Sebastian Faulks

British novelist, journalist and broadcaster Sebastian Charles Faulks CBE was born 20 April 1953 in Donnington, Berkshire. His father was a decorated soldier (he won the Military Cross), who later became a solicitor and judge. His brother Edward Faulks, Baron Faulks QC, a barrister, became a Conservative Government Minister in January 2014 in the Ministry of Justice.He was educated at Elstree School, Reading and went on to Wellington College, Berkshire. He read English at Emmanuel College, Cambridge, of which he was made an Honorary Fellow in 2007.Whilst at Cambridge he participated in University Challenge, in which Emmanuel College lost in the opening round. Faulks commented that his team were most probably hampered by a trip to the pub before the show, as recommended by the show’s producer.

After graduating, Faulks lived in France for a year. When he returned to England he worked as a teacher at a private school in Camden Town, and then as a journalist. Faulks’ first novel, A Trick of the Light, was published in 1984. He became the first literary editor of The Independent in 1986. He became deputy editor of the Independent on Sunday in 1989; in the same year he published The Girl at the Lion d’Or, the first of his historical novels set in France. Faulks is best known for his three novels set in early twentieth-century France. This was followed by Birdsong (1993), and Charlotte Gray (1998). The latter two were best-sellers, and Charlotte Gray was shortlisted for the James Tait Black Memorial Prize. In April 2003 Birdsong came 13th in the BBC’s Big Read initiative which aimed to identify Britain’s best loved novels.

In 1991 he left The Independent, and wrote for various other papers. Following the success of Birdsong Faulks quit journalism to write full-time. He has since published eight novels; including: Devil May Care a James Bond continuation novel, To mark the 2008 centenary of Ian Fleming’s birth, which was commissioned by the late author’s estate in 2006. He also wrote Human Traces (which is set in a Victorian Lunatic Asylum), a continuation of P.G. Wodehouse’s Jeeves and the Wedding Bells (2013) and Engleby, which is Set in Cambridge in the 1970s, it is narrated by Cambridge University fresher Mike Engleby who is implicated when a fellow student disappears. He next wrote A Week in December (2009) which takes place, in the seven days leading up to Christmas in December 2007 and focuses on the lives of a varied cast of characters living in London during the Banking Crisis which also features reality television and Islamic Militancy. Among his His latest novels are A Possible Life and Where my Heart used to beat.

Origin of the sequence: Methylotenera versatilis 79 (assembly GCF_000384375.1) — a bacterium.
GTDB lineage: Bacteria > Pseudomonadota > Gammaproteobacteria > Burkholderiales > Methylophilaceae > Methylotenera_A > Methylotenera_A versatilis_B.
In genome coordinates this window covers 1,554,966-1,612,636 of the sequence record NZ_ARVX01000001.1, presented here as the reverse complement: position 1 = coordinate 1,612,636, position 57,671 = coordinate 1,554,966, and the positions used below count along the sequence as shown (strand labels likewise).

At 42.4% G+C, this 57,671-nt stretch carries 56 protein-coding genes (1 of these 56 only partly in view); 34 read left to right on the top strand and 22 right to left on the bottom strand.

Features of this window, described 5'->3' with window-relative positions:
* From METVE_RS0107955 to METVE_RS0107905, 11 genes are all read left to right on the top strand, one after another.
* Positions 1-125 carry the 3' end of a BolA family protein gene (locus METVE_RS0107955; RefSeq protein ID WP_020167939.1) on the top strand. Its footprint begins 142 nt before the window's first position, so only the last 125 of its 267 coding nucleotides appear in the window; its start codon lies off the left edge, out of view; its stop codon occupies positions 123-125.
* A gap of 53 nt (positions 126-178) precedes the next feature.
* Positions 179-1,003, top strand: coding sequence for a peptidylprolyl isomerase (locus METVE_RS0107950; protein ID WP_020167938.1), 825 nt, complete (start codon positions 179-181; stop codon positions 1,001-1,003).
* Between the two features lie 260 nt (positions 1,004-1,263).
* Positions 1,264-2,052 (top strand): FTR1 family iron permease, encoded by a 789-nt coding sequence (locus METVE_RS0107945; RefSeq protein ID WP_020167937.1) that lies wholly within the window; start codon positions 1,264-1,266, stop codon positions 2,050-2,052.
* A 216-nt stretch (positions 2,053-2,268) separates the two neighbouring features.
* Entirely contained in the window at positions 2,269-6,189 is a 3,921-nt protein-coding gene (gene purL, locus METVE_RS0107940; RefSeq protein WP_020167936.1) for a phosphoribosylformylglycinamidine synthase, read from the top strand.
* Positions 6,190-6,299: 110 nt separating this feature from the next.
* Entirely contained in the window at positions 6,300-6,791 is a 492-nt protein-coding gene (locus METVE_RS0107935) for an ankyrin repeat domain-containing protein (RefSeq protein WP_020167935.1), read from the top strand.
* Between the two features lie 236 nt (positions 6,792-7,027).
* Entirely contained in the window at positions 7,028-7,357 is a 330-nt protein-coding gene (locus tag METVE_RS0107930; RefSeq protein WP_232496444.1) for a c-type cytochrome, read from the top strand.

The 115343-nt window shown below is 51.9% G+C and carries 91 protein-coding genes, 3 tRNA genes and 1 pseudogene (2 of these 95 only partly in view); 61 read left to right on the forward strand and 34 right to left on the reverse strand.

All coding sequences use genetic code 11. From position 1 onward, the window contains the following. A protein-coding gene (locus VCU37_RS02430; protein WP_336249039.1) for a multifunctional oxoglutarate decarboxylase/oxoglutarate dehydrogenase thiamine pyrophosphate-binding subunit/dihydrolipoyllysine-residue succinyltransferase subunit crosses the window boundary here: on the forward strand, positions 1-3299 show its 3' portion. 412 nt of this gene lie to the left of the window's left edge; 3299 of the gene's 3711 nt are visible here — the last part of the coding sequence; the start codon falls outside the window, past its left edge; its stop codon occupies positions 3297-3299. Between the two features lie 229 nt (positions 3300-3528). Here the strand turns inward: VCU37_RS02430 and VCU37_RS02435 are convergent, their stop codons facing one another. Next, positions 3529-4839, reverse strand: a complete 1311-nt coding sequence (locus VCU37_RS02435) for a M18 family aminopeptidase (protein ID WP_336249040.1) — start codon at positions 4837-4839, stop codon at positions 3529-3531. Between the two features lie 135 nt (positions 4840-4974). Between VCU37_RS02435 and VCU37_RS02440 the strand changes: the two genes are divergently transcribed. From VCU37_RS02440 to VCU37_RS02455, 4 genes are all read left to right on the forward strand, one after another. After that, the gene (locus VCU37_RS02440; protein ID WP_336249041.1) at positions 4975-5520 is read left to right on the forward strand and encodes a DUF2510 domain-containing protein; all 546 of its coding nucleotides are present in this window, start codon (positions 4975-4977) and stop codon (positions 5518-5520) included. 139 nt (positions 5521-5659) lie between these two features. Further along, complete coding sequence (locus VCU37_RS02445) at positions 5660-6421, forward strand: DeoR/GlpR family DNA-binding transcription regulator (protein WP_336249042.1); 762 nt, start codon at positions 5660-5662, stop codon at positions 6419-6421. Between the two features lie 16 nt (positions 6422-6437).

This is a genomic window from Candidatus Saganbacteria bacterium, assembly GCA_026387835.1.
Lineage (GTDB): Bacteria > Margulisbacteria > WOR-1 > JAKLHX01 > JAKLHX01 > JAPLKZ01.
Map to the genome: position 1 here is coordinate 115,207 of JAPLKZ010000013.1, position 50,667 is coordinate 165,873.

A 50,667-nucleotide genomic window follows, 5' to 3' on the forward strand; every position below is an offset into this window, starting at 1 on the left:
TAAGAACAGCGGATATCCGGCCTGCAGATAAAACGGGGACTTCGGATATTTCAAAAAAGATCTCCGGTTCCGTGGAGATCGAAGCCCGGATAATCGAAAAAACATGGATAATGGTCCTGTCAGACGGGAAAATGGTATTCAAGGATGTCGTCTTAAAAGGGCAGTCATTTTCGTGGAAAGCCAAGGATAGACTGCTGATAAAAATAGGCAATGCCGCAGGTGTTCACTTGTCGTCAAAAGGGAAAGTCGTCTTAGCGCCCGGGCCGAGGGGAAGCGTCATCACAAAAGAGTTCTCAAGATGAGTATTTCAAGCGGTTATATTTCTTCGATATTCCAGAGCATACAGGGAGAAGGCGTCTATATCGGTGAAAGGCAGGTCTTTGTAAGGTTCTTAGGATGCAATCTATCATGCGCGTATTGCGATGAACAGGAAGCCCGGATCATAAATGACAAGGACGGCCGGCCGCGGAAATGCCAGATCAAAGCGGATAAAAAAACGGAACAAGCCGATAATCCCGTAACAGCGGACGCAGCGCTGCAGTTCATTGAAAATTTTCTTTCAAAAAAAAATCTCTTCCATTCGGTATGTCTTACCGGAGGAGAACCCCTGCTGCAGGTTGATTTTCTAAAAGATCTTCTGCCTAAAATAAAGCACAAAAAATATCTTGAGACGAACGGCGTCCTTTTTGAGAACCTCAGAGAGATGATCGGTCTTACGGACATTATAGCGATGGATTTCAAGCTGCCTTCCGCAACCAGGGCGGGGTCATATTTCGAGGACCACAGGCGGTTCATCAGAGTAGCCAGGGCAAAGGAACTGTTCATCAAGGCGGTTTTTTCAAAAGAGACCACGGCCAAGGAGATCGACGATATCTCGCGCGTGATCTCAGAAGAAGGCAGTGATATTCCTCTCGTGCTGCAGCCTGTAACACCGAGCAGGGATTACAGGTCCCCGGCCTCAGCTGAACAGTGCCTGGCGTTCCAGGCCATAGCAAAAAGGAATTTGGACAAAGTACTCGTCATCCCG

Faulks was elected a Fellow of the Royal Society of Literature in 1993 he won the 1994 British Book Awards Author of the Year, the 1998 James Tait Black Memorial Prize for fiction (shortlist) for Charlotte Gray. In 2002 he was Appointed a Commander of the Order of the British Empire (CBE), “For services to Literature” and in 2009 he won the British Book Awards Popular Fiction Award for Devil May Care. In 2001 Charlotte Gray was made into a film starring Cate Blanchett and directed by Gillian Armstrong. In 2010 a stage version of Birdsong, adapted by Rachel Wagstaff (who had previously adapted The Girl at the Lion d’Or for radio) and directed by Trevor Nunn, opened at the Comedy Theatre in London; and was subsequently made into a two-part BBC TV serial in 2012, written by Abi Morgan, directed by Philip Martin and starring Eddie Redmayne.

Faulks also appears regularly on British TV and radio. He has been a regular team captain on BBC Radio 4’s literary quiz The Write Stuff since 1998 The quiz involves the panellists each week writing a pastiche of the work of a selected author, Faulks has published a collection of his efforts as a book, Pistache (2006). In 2011 Faulks presented a four-part BBC Two series called Faulks on Fiction, looking at the British novel and its characters and also wrote a series tie-in book of the same name.

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